MIAMI (AP) – On the eve of jury selection, a federal judge agreed Monday to delay the trial of the alleged mastermind of an $800 million insurance investment fraud scheme because the man suffers from severe pain and health problems caused by a chronic back ailment.
U.S. District Judge Robert Scola granted the postponement after former Mutual Benefits Corp. chief Joel Steinger, 63, tearfully requested time for spinal surgery. Steinger, who uses a wheelchair and is on strong pain medications, appeared in court in a hospital gown. He frequently wrapped a blanket around his chest.
“You can’t do this like this. I don’t have the strength to go on. I can’t take the pain anymore,” Steinger said in a voice breaking with emotion. “You know what I’m thinking about now? Getting back to the hospital so I can get more dope.”
A doctor has recommended surgery for Steinger, according to his attorney Steven Haguel. An evaluation by a University of Miami neurosurgeon for a second opinion is set for next week. Scola’s order did not specify how long the trial might be delayed, but he noted that Steinger refused surgery in the past unless it was with a specific doctor.
If that happens again, Scola said he may order the trial to proceed “with Steinger confined to his hospital bed connected to the courtroom via closed-circuit audiovisual feed.”
Steinger would have needed frequent breaks if trial had gone forward in his current condition, along with a special chair, oxygen bottle and a nurse standing by to handle his needs — all at taxpayer expense. These conditions, Scola wrote, “make his presence throughout the trial a logistical and hygienic nightmare” that surgery may avoid.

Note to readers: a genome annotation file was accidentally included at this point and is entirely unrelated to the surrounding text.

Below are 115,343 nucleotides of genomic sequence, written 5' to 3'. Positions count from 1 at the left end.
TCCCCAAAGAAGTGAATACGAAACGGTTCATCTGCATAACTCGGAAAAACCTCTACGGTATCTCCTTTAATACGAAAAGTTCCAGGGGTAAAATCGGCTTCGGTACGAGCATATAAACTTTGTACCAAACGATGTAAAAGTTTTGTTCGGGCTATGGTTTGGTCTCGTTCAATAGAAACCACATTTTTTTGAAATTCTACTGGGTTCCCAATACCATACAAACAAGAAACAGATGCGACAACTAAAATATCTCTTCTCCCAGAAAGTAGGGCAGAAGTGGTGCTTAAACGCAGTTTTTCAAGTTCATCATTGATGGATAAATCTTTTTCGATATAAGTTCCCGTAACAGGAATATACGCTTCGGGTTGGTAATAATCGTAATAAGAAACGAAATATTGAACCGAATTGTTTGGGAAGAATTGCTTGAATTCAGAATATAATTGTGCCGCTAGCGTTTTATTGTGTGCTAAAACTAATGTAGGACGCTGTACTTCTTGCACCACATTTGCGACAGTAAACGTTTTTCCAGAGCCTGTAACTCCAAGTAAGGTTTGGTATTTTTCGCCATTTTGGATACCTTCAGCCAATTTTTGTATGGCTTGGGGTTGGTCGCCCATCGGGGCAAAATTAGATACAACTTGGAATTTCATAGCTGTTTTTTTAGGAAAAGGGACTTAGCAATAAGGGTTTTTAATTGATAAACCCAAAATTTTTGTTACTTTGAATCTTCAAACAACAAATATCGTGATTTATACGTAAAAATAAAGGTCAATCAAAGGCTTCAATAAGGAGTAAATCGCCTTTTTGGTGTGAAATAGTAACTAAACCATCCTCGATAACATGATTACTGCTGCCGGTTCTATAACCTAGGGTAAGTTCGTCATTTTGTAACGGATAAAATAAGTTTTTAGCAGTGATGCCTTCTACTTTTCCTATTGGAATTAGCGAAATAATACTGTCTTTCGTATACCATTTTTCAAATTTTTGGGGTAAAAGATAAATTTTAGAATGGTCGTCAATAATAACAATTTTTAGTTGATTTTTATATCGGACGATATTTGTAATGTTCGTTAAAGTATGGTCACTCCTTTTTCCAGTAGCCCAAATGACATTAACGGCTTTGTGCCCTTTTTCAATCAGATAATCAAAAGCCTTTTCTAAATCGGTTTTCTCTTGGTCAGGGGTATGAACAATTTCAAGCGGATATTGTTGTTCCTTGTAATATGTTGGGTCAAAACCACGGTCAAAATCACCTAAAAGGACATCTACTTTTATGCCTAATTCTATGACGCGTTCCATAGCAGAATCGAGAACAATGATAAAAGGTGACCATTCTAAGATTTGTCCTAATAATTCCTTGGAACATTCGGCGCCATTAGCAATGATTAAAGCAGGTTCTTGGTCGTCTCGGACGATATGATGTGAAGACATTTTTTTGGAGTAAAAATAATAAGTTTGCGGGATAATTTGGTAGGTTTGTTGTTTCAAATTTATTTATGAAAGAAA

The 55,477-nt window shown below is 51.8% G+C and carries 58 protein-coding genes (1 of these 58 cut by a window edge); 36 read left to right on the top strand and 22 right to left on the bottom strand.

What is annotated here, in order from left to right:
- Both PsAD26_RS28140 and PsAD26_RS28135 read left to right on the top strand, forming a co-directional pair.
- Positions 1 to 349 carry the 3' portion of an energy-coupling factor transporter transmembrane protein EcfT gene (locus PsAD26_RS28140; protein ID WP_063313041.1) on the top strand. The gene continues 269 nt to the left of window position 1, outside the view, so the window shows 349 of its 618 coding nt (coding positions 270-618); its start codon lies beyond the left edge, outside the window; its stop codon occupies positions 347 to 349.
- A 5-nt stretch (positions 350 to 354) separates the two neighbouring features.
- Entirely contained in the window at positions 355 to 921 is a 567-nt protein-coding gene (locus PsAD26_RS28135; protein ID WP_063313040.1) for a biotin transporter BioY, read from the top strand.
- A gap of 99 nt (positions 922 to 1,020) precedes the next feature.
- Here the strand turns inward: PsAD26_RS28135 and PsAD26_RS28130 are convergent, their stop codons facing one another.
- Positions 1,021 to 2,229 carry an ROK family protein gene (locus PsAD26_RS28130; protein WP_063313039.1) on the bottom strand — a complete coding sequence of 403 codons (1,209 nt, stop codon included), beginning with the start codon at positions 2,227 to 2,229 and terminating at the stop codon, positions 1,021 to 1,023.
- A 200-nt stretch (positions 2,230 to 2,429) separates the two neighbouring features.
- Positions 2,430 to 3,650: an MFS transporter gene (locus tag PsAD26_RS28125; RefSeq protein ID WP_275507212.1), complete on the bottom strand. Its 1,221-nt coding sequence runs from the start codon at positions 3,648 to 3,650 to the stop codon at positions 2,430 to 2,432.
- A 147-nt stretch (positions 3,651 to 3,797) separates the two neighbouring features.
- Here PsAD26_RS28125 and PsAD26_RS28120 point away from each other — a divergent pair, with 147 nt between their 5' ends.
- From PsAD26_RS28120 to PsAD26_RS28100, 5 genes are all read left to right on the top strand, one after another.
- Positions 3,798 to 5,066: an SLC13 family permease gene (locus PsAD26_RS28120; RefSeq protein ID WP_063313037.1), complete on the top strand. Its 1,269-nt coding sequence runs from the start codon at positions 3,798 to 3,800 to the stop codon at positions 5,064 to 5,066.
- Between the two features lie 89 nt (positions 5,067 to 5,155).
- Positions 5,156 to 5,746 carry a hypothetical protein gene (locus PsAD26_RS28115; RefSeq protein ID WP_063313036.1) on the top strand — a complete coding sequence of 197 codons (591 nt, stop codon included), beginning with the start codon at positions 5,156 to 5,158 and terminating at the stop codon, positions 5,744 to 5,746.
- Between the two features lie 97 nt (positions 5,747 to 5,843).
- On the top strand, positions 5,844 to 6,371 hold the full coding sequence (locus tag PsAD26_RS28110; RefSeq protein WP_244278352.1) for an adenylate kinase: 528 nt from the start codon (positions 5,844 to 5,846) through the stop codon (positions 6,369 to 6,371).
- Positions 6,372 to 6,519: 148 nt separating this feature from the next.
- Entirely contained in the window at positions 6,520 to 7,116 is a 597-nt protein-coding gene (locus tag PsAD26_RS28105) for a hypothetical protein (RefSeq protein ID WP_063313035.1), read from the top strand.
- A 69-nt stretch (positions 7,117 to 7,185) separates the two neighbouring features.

With Steinger sidelined for now, jury selection will begin Tuesday only for co-defendant Anthony Livoti Jr., an attorney who handled Mutual Benefits’ escrow accounts. Assistant U.S. Attorney Karen Rochlin had opposed any further delays for either defendant.
The charges against Steinger and several others were first filed in 2008, and Mutual Benefits was shut down in 2004 by the Securities and Exchange Commission.
Mutual Benefits, founded in 1994 and based in Fort Lauderdale, sold investments in life insurance policies held by people with AIDS, cancer and other terminal illnesses. Investors would pay the sick person an upfront, discounted amount and then collect the larger insurance payout when that person died.
Tens of thousands of investors worldwide were attracted by the sales pitch of Steinger and his brother, Steven Steiner — they spell their last names differently — which promised sky-high returns and safety. But prosecutors say most of the brothers’ promises were false, the accuracy of their life-expectancy projections faulty and the company’s financial strength shaky at best.